The Greenhouse

We have a greenhouse!

One of the things I was most excited about on our new property was the prospect of finishing the greenhouse that the previous owners had started.  Being in a temperate region, we’ve definitely got some seasons here in Kentucky.  We are located on the border of USDA Zone 6 and USDA Zone 5.  For you non-plant people, that means that it gets kinda cold here in the winter and if we want to extend our growing season we’ll need a finished greenhouse.  Completing this project means that we’ll be able to start seedlings earlier in the year and transplant them outside as the temperatures warm up.  It means that we’ll be able to continue growing plants later in the fall and early winter.  It means that we may be able to produce lettuce, spinach, chard, and such all year.  It means that we can have our aquaponics set up.  And it means that our lemon and lime trees won’t die.

A little about the greenhouse, as we inherited it:
– it’s on a 21′ by 21′ concrete pad
– it has 2 sides built, but no roof or front
– it has a couple of drains and what appear to be heating elements installed in the floor
– it has water pipes in every corner
– it has an electrical box ready to be hooked up on one side.
– it has all of the panels that need to be installed, but they’re lying in the barn
– it has the roof trusses to create the roof, but they’re lying in the field

I’m not sure why the former owners stopped where they did.  They had lovely gardens and obviously could’ve made use of a greenhouse.  They bought all of the materials, made the sides, even welded the roof trusses together (but didn’t put them up).  But they did buy all of the materials and sold them to us with the property.  And they created a wonderful footprint for us to build on.

A little about the construction materials.  The sides, front, and roof of the greenhouse are made from 2″ x 4″ steel tubing.  The panels called PolyGal and are made by a company in the UK.  There is one storm door providing access to the greenhouse.

The first problems we encountered were attaching the roof trusses and constructing a front to the building.  I have not welded since Career Orientation class in high school.  I’m pretty sure Lindsey has never welded.  I’m also positive that we do not own welding equipment.  Since I didn’t want our new greenhouse to fall down and since I’m loathe to operate machinery with the capacity to melt metal when I have scant understanding of how to use said machinery, we decided that hiring a welder would be a good idea.

Around here, welders come in pairs.  And they argue with each other.  A lot.  All day.  And they attempt to get you to settle their disputes.  Yay!  But they were good welders and completed the job in one day for a few hundred dollars.  I think that’s a pretty good price for an entire greenhouse, and I’m willing to not attempt it myself when I can watch someone who knows what they’re doing do the job right.

The welders and I spent about 10 hours one day putting the roof trusses up, installing the roof beams, and putting a front on the building.  They did a great job.  Unfortunately, they couldn’t come back for free and help us put all of the panels on.  That took a long time.

Putting the plexiglass panels on the greenhouse was fairly straightforward.  It was just time consuming.  Especially the roof panels.  Holding a roof panel straight and level, drilling the holes, changing bits, and screwing in the screws is hard to do with only 2 hands with 15-plus feet in the air.  I was always tempted to use one hand to hold onto something.  Silly me.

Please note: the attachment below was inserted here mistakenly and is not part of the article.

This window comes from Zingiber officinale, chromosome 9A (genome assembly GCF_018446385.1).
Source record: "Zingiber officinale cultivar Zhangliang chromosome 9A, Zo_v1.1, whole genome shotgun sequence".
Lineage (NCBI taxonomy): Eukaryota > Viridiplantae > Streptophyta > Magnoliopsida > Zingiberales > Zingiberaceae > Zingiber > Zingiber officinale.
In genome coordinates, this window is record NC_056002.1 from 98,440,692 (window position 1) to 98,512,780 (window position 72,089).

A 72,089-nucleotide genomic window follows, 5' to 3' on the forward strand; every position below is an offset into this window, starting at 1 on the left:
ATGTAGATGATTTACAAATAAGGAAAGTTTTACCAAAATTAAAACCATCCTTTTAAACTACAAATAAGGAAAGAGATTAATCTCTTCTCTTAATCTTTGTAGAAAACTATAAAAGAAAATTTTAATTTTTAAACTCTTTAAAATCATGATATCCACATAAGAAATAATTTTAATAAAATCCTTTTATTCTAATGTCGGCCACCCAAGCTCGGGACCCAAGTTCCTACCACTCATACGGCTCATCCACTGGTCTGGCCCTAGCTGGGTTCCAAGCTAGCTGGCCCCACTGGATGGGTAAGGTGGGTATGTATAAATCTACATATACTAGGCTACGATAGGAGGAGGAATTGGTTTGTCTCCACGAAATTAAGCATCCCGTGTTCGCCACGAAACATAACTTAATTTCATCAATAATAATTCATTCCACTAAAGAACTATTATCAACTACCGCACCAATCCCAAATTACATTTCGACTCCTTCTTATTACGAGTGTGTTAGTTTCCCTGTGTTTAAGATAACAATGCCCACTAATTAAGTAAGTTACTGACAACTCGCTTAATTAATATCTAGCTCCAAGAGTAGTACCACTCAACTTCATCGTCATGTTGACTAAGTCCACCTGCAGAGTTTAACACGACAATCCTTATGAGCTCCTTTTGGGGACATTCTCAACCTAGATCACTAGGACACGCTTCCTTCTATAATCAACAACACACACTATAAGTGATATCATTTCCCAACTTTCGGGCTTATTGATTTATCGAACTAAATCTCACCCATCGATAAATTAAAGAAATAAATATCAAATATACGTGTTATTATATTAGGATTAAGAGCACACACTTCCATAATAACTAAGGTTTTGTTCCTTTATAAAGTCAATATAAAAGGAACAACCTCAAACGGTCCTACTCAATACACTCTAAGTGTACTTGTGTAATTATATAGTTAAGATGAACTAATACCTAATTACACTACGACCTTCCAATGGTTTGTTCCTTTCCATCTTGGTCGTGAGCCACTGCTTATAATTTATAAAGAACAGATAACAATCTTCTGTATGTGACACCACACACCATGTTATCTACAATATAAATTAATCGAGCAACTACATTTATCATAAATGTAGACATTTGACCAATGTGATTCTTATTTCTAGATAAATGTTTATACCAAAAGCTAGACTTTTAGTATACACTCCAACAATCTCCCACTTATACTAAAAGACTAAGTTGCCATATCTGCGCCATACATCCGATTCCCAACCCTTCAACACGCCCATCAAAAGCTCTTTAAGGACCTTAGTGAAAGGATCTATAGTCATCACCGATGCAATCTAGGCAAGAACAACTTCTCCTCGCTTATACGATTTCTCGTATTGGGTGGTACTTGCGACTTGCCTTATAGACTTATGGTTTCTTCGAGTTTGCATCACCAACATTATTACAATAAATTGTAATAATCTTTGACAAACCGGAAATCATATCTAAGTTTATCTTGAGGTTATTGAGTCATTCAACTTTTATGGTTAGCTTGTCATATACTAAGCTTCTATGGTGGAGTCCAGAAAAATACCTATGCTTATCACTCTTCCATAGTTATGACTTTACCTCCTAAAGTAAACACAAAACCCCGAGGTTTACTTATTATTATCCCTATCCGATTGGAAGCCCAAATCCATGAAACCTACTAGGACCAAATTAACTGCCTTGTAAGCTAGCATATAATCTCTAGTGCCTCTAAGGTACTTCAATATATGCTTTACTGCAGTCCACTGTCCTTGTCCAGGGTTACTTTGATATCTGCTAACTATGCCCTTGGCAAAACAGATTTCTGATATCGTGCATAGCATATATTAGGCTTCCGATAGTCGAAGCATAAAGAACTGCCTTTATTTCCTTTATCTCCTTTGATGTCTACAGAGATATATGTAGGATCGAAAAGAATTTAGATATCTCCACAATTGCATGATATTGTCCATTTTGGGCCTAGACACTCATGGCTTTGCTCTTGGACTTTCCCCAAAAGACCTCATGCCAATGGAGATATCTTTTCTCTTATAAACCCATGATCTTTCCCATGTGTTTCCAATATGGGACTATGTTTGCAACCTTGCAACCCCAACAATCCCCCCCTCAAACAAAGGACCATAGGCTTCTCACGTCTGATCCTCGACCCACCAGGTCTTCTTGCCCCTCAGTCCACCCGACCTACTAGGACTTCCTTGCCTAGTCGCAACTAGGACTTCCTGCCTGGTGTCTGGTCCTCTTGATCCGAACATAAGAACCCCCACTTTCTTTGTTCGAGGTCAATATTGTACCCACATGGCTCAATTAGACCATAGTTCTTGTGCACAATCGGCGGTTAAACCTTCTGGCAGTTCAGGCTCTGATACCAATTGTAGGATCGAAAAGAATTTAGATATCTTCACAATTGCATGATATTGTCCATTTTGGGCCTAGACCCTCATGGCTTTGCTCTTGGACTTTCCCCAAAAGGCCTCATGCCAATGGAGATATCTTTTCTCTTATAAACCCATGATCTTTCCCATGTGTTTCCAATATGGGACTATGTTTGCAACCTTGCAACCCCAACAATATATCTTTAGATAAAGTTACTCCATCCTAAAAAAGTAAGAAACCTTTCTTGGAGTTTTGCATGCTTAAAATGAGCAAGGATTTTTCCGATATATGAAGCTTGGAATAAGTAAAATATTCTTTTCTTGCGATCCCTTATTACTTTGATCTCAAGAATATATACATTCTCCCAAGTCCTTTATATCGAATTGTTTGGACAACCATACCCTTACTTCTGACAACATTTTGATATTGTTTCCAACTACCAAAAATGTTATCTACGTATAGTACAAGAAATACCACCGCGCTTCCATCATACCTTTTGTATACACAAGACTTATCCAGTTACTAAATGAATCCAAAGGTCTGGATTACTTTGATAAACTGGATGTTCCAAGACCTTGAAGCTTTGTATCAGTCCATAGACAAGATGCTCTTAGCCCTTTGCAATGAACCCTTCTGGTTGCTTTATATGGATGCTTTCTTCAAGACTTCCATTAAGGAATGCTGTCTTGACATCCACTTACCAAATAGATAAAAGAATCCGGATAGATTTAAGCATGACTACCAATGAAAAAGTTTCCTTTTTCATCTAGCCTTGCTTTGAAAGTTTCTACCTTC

Anyway, we got all of the roof panels on, installed all of the side panels, and then cut the pieces for the front of the building.

With the building suitable enclosed in plexiglass, we set about installing the door.  We found a storm door in the barn near the panels.  If it wasn’t originally intended for greenhouse use, then it was co-opted.  It’s on there now.  We also put in a closer so that the door can be propped open on warm days to help ventilate the building.

Next task in the greenhouse: putting in the trellis for our climbing beans and fruits and finding something to use for holding the fish we’ll get in the early spring.

Enjoy the pictures and the movie!  (Rated PG: Parental Guidance.  Mom – I was safe at all times in the following pictures)

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6 thoughts on “The Greenhouse

  1. Sheila McGuire says:

    I’m continually amazed and impressed by all the things you are doing on the farm, and doing so well. But the best part of this blog is how you go from being our Geoff to McP the Science Guru on these videos. Your teacher voice makes me feel like I’m in junior high again. I love it!

    • Geoff says:

      Thanks Aunt Sheila – there are days my teacher voice comes out more than others. Especially when the goats or turkeys are misbehaving. 🙂

  2. Amy Santiago says:

    McP this is so great! The greenhouse looks very impressive. I hope everything is going well. I miss you a lot a lot a lot! 🙂 I also wanted to say that I love the idea of Good Life Ranch t-shirts. I would certainly buy one, and I know a lot of others that would too! I know that you are busy though, so t-shirts are probably lower on the agenda. Anyways, have a grrrreat weekend McP! 🙂

  3. Al says:

    There is an interactive version of the USDA plant and tree hardiness zone map covering Kentucky at http://www.plantmaps.com/interactive-kentucky-usda-plant-zone-hardiness-map.php

  4. gamcpherson says:

    Thanks Amy – we’ll get on the shirts at some point and let you know!

    Al – that’s a great tool. Thank you!

  5. […] The Greenhouse October 2010 5 comments 5 […]

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